Henry George and the Crisis of Inequality


Progress and Poverty
in the Gilded Age

Author: Edward T. O’Donnell

America’s remarkable explosion of industrial output and national wealth at the end of the nineteenth century was matched by a troubling rise in poverty and worker unrest.

SKU: N2000-5 Category: ISBN: 978-0231120005


Henry George and the Crisis of Inequality:
Progress and Poverty 
in the Gilded Age

Americas explosion of industrial output and national wealth at the end of the 19th Century was matched by a rise in poverty and worker unrest that threatened the nations republican traditions. As politicians and intellectuals fought over the causes of this crisis, Henry George (1839-1897) published his radical critique, Progress and Poverty (1879), which became a surprise best-seller. It offered a provocative solution to the crisis: a Single Tax on land values. Georges popularity almost won the mayors seat in New York City in 1886; while his ideas proved instrumental in shaping a popular progressivism that remains essential to tackling inequality today.

Edward T. O’Donnell’s exploration of Georges life and times merges labor, ethnic, intellectual, and political history to illuminate the early militant labor movement in New York during the Gilded Age. Georges rise to prominence marked the beginning of a larger American labor movement to regain control of the workplace and obtain economic security and opportunity. The Gilded Age was the first, but not the last, era in which Americans confronted the mixed outcomes of modern capitalism. Georges accessible, forward-thinking ideas on democracy, equality, and freedom have great value for today’s debates over labor unions, corporate power, Wall Street recklessness, government regulation, rising inequality, and political domination by the 1%.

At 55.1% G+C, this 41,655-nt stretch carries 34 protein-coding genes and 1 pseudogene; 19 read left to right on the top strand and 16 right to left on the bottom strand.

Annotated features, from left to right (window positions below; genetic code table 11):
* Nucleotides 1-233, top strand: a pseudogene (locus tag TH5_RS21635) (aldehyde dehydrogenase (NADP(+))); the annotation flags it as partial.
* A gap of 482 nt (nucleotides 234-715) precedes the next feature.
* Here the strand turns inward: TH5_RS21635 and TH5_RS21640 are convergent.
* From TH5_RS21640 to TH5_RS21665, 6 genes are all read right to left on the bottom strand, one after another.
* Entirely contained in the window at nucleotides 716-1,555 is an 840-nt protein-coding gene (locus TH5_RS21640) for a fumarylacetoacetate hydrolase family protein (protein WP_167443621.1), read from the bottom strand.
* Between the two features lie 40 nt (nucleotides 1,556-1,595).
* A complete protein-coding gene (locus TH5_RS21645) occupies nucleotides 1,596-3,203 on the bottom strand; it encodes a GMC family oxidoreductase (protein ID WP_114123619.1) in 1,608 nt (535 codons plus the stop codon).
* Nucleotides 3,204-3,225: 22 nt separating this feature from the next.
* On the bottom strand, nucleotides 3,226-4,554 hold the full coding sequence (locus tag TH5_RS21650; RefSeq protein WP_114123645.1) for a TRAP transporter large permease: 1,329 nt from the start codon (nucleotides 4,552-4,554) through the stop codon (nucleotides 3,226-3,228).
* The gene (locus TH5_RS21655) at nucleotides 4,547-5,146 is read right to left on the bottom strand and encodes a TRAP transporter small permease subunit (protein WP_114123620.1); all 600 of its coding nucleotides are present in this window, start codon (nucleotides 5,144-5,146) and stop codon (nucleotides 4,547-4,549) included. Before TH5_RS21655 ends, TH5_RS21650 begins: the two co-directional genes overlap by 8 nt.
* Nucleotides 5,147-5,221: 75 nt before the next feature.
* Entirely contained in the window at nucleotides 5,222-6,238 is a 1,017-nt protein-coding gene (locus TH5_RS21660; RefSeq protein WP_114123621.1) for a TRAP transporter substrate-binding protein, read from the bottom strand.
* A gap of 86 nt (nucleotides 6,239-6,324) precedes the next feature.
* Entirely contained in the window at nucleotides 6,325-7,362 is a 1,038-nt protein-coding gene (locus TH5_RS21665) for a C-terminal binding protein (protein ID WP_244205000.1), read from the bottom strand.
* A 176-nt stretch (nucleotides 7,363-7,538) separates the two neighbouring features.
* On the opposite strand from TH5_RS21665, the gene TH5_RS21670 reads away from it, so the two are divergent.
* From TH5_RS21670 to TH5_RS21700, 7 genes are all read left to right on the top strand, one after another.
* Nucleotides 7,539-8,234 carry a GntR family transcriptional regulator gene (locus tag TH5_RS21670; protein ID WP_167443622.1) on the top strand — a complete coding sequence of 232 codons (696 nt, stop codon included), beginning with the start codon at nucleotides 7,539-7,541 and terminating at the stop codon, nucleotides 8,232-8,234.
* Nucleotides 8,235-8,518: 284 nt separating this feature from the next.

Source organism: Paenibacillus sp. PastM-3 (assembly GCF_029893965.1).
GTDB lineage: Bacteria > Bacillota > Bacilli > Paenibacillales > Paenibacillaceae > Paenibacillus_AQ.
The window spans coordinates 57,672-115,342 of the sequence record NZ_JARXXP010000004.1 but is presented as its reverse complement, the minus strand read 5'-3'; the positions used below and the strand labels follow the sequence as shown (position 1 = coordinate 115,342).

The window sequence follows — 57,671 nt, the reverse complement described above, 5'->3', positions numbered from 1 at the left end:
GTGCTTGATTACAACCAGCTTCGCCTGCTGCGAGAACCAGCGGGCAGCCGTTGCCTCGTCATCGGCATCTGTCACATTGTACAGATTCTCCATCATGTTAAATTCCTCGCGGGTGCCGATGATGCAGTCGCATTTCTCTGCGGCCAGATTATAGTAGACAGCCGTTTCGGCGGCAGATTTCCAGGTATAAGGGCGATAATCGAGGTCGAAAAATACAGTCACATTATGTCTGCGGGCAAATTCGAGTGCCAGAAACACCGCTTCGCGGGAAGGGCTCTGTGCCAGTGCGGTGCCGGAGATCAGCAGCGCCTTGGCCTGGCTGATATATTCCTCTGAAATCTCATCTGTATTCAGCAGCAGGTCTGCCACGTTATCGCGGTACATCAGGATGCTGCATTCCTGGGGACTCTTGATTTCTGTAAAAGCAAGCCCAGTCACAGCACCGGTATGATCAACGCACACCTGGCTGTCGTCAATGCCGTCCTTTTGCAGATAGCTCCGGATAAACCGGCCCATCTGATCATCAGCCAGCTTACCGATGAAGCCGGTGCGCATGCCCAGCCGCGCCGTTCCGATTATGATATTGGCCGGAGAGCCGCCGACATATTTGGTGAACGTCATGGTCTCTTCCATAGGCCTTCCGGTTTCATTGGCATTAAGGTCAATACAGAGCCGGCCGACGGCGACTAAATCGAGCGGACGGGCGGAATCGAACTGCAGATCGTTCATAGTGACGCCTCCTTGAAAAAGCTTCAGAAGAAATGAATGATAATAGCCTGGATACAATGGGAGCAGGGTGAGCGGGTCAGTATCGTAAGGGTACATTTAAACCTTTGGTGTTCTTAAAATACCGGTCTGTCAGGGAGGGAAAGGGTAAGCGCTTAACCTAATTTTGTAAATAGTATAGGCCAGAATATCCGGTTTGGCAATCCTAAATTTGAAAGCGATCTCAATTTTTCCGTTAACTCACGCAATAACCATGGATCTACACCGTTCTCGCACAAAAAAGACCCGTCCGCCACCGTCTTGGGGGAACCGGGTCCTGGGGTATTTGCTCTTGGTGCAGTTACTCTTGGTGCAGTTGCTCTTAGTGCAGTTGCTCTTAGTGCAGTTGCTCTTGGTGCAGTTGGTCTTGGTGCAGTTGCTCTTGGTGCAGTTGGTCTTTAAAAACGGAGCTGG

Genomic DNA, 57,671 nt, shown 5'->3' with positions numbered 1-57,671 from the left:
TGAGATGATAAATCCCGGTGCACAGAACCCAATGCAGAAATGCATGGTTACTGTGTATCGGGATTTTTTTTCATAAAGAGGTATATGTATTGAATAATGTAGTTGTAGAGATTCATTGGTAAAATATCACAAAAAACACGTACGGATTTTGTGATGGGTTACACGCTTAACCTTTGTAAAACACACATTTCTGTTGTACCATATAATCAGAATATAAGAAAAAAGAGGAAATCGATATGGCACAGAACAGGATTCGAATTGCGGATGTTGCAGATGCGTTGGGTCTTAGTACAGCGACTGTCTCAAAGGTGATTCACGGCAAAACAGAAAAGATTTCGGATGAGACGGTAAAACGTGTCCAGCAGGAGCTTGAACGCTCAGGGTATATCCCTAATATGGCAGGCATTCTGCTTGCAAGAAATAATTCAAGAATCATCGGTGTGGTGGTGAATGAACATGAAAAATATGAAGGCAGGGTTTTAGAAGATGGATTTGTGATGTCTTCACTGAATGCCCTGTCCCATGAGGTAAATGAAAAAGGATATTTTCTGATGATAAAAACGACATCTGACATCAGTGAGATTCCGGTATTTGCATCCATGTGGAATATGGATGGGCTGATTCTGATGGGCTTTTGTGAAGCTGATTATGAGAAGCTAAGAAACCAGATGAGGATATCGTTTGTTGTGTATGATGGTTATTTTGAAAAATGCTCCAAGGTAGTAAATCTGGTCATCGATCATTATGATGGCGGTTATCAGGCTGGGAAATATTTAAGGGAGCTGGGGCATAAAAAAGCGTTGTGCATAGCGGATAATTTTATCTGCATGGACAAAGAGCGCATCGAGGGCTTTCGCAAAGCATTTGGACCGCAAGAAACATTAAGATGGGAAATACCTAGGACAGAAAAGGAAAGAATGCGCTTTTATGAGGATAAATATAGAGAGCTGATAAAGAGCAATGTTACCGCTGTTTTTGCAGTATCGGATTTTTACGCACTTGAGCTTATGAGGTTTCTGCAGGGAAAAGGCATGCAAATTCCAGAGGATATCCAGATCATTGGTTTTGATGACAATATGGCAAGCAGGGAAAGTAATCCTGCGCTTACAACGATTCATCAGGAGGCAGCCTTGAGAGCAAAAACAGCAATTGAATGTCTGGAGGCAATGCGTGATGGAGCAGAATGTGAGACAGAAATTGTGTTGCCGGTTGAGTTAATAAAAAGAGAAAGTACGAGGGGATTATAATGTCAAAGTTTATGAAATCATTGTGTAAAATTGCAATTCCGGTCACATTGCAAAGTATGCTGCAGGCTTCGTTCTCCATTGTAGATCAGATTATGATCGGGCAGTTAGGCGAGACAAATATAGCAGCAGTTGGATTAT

We have long needed a modern account of the ideas of Henry George, one set in the context of the vast inequalities of wealth in the Gilded Age…. Edward T. ODonnell has provided it in a fascinating book that shows how the social realities and conflicts of that era speak to our own unequal times.
~ Eric Foner, Columbia University

[A] brilliant introduction to Georges life, ideas, and politics, showing that inequality can generate political movements that challenge the rich and powerful. Highly recommended.
~ Sven Beckert, Harvard University


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